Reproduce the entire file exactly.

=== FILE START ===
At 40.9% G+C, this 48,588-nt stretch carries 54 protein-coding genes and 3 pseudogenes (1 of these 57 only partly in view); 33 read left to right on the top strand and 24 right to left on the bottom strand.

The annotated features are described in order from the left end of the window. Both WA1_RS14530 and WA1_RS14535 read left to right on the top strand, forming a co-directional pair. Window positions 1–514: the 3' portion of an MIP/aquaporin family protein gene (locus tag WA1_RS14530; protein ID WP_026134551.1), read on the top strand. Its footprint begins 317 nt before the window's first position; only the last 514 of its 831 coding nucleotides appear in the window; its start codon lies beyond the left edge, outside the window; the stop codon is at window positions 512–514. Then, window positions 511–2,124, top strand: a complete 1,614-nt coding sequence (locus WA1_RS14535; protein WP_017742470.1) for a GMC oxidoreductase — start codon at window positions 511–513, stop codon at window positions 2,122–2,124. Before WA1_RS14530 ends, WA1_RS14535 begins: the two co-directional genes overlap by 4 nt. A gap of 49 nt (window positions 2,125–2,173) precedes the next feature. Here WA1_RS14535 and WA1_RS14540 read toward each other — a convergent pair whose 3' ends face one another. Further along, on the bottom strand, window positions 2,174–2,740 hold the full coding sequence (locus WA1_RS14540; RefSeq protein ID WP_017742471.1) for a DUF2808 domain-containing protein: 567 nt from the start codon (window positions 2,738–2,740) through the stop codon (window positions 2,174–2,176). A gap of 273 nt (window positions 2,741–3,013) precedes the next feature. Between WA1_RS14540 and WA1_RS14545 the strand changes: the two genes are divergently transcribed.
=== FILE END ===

At 40.9% G+C, this 48,588-nt stretch carries 54 protein-coding genes and 3 pseudogenes (1 of these 57 only partly in view); 33 read left to right on the top strand and 24 right to left on the bottom strand.

The annotated features are described in order from the left end of the window. Both WA1_RS14530 and WA1_RS14535 read left to right on the top strand, forming a co-directional pair. Window positions 1–514: the 3' portion of an MIP/aquaporin family protein gene (locus tag WA1_RS14530; protein ID WP_026134551.1), read on the top strand. Its footprint begins 317 nt before the window's first position; only the last 514 of its 831 coding nucleotides appear in the window; its start codon lies beyond the left edge, outside the window; the stop codon is at window positions 512–514. Then, window positions 511–2,124, top strand: a complete 1,614-nt coding sequence (locus WA1_RS14535; protein WP_017742470.1) for a GMC oxidoreductase — start codon at window positions 511–513, stop codon at window positions 2,122–2,124. Before WA1_RS14530 ends, WA1_RS14535 begins: the two co-directional genes overlap by 4 nt. A gap of 49 nt (window positions 2,125–2,173) precedes the next feature. Here WA1_RS14535 and WA1_RS14540 read toward each other — a convergent pair whose 3' ends face one another. Further along, on the bottom strand, window positions 2,174–2,740 hold the full coding sequence (locus WA1_RS14540; RefSeq protein ID WP_017742471.1) for a DUF2808 domain-containing protein: 567 nt from the start codon (window positions 2,738–2,740) through the stop codon (window positions 2,174–2,176). A gap of 273 nt (window positions 2,741–3,013) precedes the next feature. Between WA1_RS14540 and WA1_RS14545 the strand changes: the two genes are divergently transcribed.